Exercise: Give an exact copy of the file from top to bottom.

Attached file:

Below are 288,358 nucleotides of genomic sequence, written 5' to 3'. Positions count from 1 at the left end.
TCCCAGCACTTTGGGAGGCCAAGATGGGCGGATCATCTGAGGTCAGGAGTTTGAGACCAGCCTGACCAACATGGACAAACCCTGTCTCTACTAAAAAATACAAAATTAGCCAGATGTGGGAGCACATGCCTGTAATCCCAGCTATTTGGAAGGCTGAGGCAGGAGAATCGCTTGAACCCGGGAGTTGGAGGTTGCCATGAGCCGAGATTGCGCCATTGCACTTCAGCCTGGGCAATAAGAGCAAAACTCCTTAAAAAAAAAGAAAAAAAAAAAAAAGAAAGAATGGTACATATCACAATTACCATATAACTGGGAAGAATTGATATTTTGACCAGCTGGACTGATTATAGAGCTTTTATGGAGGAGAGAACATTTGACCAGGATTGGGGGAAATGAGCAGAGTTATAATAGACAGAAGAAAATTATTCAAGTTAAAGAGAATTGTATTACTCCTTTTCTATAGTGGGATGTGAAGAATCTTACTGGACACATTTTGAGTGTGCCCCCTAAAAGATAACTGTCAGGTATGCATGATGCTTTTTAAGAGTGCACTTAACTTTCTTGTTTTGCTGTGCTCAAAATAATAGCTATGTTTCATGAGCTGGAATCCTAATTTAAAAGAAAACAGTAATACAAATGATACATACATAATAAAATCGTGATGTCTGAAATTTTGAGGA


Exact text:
Below are 288,358 nucleotides of genomic sequence, written 5' to 3'. Positions count from 1 at the left end.
TCCCAGCACTTTGGGAGGCCAAGATGGGCGGATCATCTGAGGTCAGGAGTTTGAGACCAGCCTGACCAACATGGACAAACCCTGTCTCTACTAAAAAATACAAAATTAGCCAGATGTGGGAGCACATGCCTGTAATCCCAGCTATTTGGAAGGCTGAGGCAGGAGAATCGCTTGAACCCGGGAGTTGGAGGTTGCCATGAGCCGAGATTGCGCCATTGCACTTCAGCCTGGGCAATAAGAGCAAAACTCCTTAAAAAAAAAGAAAAAAAAAAAAAAGAAAGAATGGTACATATCACAATTACCATATAACTGGGAAGAATTGATATTTTGACCAGCTGGACTGATTATAGAGCTTTTATGGAGGAGAGAACATTTGACCAGGATTGGGGGAAATGAGCAGAGTTATAATAGACAGAAGAAAATTATTCAAGTTAAAGAGAATTGTATTACTCCTTTTCTATAGTGGGATGTGAAGAATCTTACTGGACACATTTTGAGTGTGCCCCCTAAAAGATAACTGTCAGGTATGCATGATGCTTTTTAAGAGTGCACTTAACTTTCTTGTTTTGCTGTGCTCAAAATAATAGCTATGTTTCATGAGCTGGAATCCTAATTTAAAAGAAAACAGTAATACAAATGATACATACATAATAAAATCGTGATGTCTGAAATTTTGAGGA